Nonthermal ultrasound occurs when the heating effects of ultrasound are reduced, whether applying low-intensity or by pulsing the ultrasound. Nonthermal effects reduce edema, pain and muscle spasms, improve blood flow and induce nonunion bone repair, tissue regeneration and soft tissue repair. To promote soft tissue repair from acute injury, use pulsed ultrasound at 3MHz at a 20 percent duty cycle with an intensity of 0.5. Treat the area for one to two minutes per zone.
When using ultrasound, you also must consider another factor, the beam nonuniformity (BNR) ratio, which is the maximal/average intensity (w/cm2) found in the ultrasound field. Each transducer produces sound waves in response to the vibration of the crystal. This vibration has different intensities at points on the transducer head, having peaks and valleys of intensity. The smaller the ratio of highest intensity/average intensity, the more homogeneous the beam. This ensures patients are getting uniform and consistent ultrasound treatment.
Conversely, the greater the ratio difference in the BNR, the more likely the transducer will have hot spots. High intensities have been shown to retard tissue repair or cause unstable cavitation effects, such as microvessel trauma. Try to keep the BNR as low as possible. Low BNRs are more comfortable for the patient and have a more focused treatment area. Even with a low BNR, you still need to make an effort to ensure ultrasound is heating the affected area. To achieve the desired effect, consider the following factors:
Depth of penetration. The depth depends on the absorption and scattering of the beam as it travels through the tissue. Depth of penetration varies due to the medium being used (gel/lotion) and contact between the transducer, treatment surface and tissue type (fat, skin, muscle). The coupling medium, for example, should allow for high transmission and low absorption, and the sound head should be at an 80-degree to a 90-degree angle. If it isn't, sound wave transmission is significantly reduced.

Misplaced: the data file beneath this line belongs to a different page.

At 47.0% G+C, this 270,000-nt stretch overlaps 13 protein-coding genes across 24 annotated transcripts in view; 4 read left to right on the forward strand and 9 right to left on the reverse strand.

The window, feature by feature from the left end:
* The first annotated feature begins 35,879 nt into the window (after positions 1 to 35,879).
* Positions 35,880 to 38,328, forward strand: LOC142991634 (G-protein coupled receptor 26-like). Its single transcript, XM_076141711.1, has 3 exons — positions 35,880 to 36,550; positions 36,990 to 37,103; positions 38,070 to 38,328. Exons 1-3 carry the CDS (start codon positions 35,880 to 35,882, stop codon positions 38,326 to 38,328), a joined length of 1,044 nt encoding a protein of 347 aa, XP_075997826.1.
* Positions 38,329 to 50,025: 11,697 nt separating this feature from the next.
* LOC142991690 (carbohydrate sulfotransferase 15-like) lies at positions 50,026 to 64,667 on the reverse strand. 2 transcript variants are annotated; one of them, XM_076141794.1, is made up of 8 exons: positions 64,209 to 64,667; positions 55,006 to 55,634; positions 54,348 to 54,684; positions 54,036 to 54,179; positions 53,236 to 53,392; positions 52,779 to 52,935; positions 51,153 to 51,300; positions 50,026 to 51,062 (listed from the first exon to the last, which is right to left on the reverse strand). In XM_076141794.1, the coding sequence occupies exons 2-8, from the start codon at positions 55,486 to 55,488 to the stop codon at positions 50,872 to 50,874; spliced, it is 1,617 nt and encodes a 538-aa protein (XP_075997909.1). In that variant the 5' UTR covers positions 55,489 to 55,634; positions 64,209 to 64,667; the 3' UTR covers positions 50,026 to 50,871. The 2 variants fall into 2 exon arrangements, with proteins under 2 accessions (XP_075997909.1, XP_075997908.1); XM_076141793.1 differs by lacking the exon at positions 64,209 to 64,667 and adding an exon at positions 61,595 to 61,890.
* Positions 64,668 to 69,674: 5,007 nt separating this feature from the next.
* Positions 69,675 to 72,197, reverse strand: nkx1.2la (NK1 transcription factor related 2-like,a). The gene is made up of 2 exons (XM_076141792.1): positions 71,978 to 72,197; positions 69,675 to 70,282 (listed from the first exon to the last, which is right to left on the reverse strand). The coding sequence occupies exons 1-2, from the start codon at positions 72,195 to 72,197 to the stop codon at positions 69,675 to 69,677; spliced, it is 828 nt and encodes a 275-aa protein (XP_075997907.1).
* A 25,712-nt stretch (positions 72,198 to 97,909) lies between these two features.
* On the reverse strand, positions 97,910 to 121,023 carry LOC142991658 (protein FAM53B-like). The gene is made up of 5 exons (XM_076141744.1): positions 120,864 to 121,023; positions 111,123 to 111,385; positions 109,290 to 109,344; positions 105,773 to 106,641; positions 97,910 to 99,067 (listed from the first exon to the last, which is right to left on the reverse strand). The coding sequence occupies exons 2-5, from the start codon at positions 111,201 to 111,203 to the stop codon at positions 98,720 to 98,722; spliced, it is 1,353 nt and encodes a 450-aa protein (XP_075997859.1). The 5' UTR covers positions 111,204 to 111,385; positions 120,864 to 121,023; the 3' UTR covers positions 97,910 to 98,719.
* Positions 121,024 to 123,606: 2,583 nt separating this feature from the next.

The portion of the sound head that produces the sound wave is referred to as the ERA-the effective radiating area. The ERA is always smaller than the transducer area, but the closer the ERA and transducer surface areas are, the better the penetration and accuracy of the therapeutic dose. An example of a good ERA is the following: Surface area of the ultrasound head is 7 cm2 and the ERA is 5 cm2. An example of a poor ERA is the following: The ultrasound head is 7 cm2, and the ERA is 2.5 cm2. Have the machine checked every six months to make sure output indicators are accurate.
Absorption. The uptake of heat converts from acoustic energy through the tissues, absorbing into the surrounding tissues. To ensure the most absorption, you must understand that each tissue has its own resistance to wave propagation. Scar tissue, tendon and ligament demonstrate the highest absorption. Ultrasound also transmits relatively well through water and fat with little energy.
On the other hand, bone has high acoustic impedance, which means you'll need to deliver ultrasound at a higher intensity to achieve a thermal effect in tissue close to bones. Other areas that require higher intensity ultrasound include periosteum, tendinous and aponeurotic attachments of skeletal muscle, cartilaginous covering of joint surfaces, and peripheral nerves lying close to bones.
Tissues that are selectively heated by ultrasound include superficial bone, joint capsules, tendon, scar tissue, peripheral nerves, myofascial interface and cell membranes. The more homogeneous the tissue, the less ultrasound energy is absorbed. For example, fat, metallic and synthetic implants are homogeneous, producing very little temperature increase. In addition, poor blood supply in these tissues, which occurs with peripheral vascular disease, offers little heat dissipation by circulation, which can lead to pain.
Ultrasound usually isn't a stand-alone treatment. Used in conjunction with other manual techniques, it can effectively treat quadriceps muscle acute inflammation. To decrease the pain and tenderness of this condition, use ultrasound at 0.16 w/cm2 pulsed, 20 percent duty cycle for 10 minutes.
It's clear that ultrasound can be complex, which is why knowledge is so important. It isn't simply a heat modality, but an effective therapeutic tool that facilitates a tissue response. In untrained hands, ultrasound will produce little value. Or worse, it could hurt patients. By educating ourselves about this modality, we can ensure successful outcomes.
Laurie Kendall-Ellis is president of Allied Health Rehabilitation in West Haven, CT.